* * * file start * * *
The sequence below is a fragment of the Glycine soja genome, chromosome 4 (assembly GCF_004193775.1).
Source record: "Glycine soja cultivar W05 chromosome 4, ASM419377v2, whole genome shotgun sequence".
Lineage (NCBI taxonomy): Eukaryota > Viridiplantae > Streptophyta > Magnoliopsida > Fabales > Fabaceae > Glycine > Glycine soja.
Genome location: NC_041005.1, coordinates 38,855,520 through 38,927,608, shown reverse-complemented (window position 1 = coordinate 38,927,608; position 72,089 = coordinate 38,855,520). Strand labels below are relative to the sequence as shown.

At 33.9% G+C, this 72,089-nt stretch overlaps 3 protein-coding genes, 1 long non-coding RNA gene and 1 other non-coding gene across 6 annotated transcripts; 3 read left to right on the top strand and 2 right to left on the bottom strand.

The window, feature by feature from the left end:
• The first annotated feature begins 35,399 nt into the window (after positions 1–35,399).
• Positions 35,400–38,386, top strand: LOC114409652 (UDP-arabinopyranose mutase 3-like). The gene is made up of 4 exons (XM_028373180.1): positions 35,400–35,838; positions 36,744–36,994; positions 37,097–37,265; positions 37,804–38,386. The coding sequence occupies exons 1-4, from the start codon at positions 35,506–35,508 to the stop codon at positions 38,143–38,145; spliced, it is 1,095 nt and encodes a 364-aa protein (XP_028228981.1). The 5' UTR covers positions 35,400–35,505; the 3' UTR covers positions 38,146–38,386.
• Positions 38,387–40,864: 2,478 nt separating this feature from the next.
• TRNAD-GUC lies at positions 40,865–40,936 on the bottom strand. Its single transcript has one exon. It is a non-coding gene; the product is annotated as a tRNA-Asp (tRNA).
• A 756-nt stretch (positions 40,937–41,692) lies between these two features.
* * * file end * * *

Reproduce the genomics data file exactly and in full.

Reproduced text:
The sequence below is a fragment of the Glycine soja genome, chromosome 4 (assembly GCF_004193775.1).
Source record: "Glycine soja cultivar W05 chromosome 4, ASM419377v2, whole genome shotgun sequence".
Lineage (NCBI taxonomy): Eukaryota > Viridiplantae > Streptophyta > Magnoliopsida > Fabales > Fabaceae > Glycine > Glycine soja.
Genome location: NC_041005.1, coordinates 38,855,520 through 38,927,608, shown reverse-complemented (window position 1 = coordinate 38,927,608; position 72,089 = coordinate 38,855,520). Strand labels below are relative to the sequence as shown.

At 33.9% G+C, this 72,089-nt stretch overlaps 3 protein-coding genes, 1 long non-coding RNA gene and 1 other non-coding gene across 6 annotated transcripts; 3 read left to right on the top strand and 2 right to left on the bottom strand.

The window, feature by feature from the left end:
• The first annotated feature begins 35,399 nt into the window (after positions 1–35,399).
• Positions 35,400–38,386, top strand: LOC114409652 (UDP-arabinopyranose mutase 3-like). The gene is made up of 4 exons (XM_028373180.1): positions 35,400–35,838; positions 36,744–36,994; positions 37,097–37,265; positions 37,804–38,386. The coding sequence occupies exons 1-4, from the start codon at positions 35,506–35,508 to the stop codon at positions 38,143–38,145; spliced, it is 1,095 nt and encodes a 364-aa protein (XP_028228981.1). The 5' UTR covers positions 35,400–35,505; the 3' UTR covers positions 38,146–38,386.
• Positions 38,387–40,864: 2,478 nt separating this feature from the next.
• TRNAD-GUC lies at positions 40,865–40,936 on the bottom strand. Its single transcript has one exon. It is a non-coding gene; the product is annotated as a tRNA-Asp (tRNA).
• A 756-nt stretch (positions 40,937–41,692) lies between these two features.